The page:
Nothing is more rewarding than having a nice chunk of protein on your plate. A delicious slab of meat worthy of a king basting in all the flavors it was cooked in. As far as meats go, nothing spells reward any better than a freshly cooked steak. When we say steak, we mean that nice cut of beef marvelously prepared and expertly cooked to the highest of standards.
The notion of steak being such a reward and a luxury comes about from the fact that most of the time we dine out at fancy restaurants to indulge in it. This comes from the impression that steak is such a dauntingly intimidating piece that is difficult to master at home. Well, that impression is about to change because with this recipe and these hacks, we will have you serving up a nice, tender, juicy steak right at the comfort of your own home.
Before we get started with the actual recipe, here are some factors you need to consider to prepare that wonderful cut of meat and turn it into that nugget of taste to dance on our tongues and fill our stomachs.
Buying the Right Meat
When you’re set on buying your wonderful slab of heaven make sure that the meat is extremely fresh. While supermarkets have improved significantly as far as meat freshness is concerned, nothing beats the friendly, neighborhood butcher. Ask your butcher for his or her recommendations for the perfect steak. While it is nice to indulge in a piece of fine Wagyu or genuine Angus beef, the butcher can give you the best compromise of quality and cost. Normally, the good old grain-fed heifers provide the best flavor without the chewiness.
My personal favorite cut is a nice rib-eye or the strip loin. These cuts have a nice amount of fat in them that provides some nice flavor to the steak. If you want to eat steak with no fat in it, you might as well just grab some chicken breasts.
Dry and Season to Perfection
Frozen meat doesn’t get along with a hot pan. I have burn marks all over my arms to attest to that. It’s not just the splatter though, the juices and flavor are wasted when the chemical reaction of an ice-cold slab meets the sizzle of the pan. Allow the meat to come to room temperature first, about 2 hours is recommended and don’t go any longer than that. Another method is to vacuum seal the steak and then immerse it in boiling water for 30 minutes, but we can take that recipe for another article.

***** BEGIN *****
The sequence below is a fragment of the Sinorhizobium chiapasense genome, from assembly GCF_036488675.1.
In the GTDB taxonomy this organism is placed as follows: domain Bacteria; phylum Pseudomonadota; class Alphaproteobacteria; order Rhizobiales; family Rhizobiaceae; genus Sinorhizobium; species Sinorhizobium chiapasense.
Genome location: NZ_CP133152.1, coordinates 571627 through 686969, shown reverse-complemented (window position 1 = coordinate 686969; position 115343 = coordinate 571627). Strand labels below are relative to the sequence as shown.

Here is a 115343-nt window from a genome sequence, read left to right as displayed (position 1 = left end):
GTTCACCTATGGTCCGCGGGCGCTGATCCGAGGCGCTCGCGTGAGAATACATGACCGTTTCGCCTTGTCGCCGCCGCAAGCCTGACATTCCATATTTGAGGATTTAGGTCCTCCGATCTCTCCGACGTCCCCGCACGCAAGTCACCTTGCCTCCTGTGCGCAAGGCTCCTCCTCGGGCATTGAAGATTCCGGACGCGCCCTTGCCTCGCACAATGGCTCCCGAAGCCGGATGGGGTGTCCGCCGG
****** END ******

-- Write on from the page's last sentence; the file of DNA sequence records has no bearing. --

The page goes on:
Once the steak has come to room temperature, make sure to pat it dry to remove any other water residues that could have attached itself to the steak whilst in a deep-freeze. Use a kitchen towel on each side to gently draw out the moisture. Do not press down too hard or you will risk extracting the juices.
The next step is to season the steak nice and tasty. Create a generous rub of sea salt and pepper and lather this generously on the steak. Don’t hold back on the seasoning, the steak on its own is bland and the meat can take the extra salting to form that nice crust and absorb the flavors. The salt also draws out and stimulates the meat’s juices to flavor it. Finally, baste some olive oil on the steak’s surface, just enough to make that meat glisten.
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Now we are ready to go to the stove top to cook that fine piece of meat.
1 piece of perfectly seasoned steak (rib-eye, strip loin, porterhouse)
25g of butter (I prefer salted)
1 garlic clove, cut crosswise (see picture)
1 sprig of thyme
- Heat up a heavy griddle or frying pan to medium-high heat. It is very important that the pan is extremely hot.
- Put the steak on the pan, flat side down. You hear that sizzle? That’s the sound of getting the temperature right on the pan. Cook for 90 seconds on each side, gently pressing down with the spatula to get the most thermal contact for the meat.
- Throw in the butter and watch it melt. Use a spoon to continue basting the steak with the butter. Rub the garlic on the steak every time you flip it so the flavors come in contact with the steak.
- Keep flipping the steak every minute. Use a meat thermometer to determine the level of doneness you want.
- After removing the meat from the pan let it rest for 5 to 10 minutes. Don’t worry, it won’t go cold at room temperature. This step is essential to let the juices redistribute across the entire slab.
Now you have your own personal steak at a fraction of the cost it would have set you back at the restaurant. Now slice it up, pour yourself some cheap red wine, add in some sides like fries or a baked potato and enjoy that moment of heaven you just found yourself in.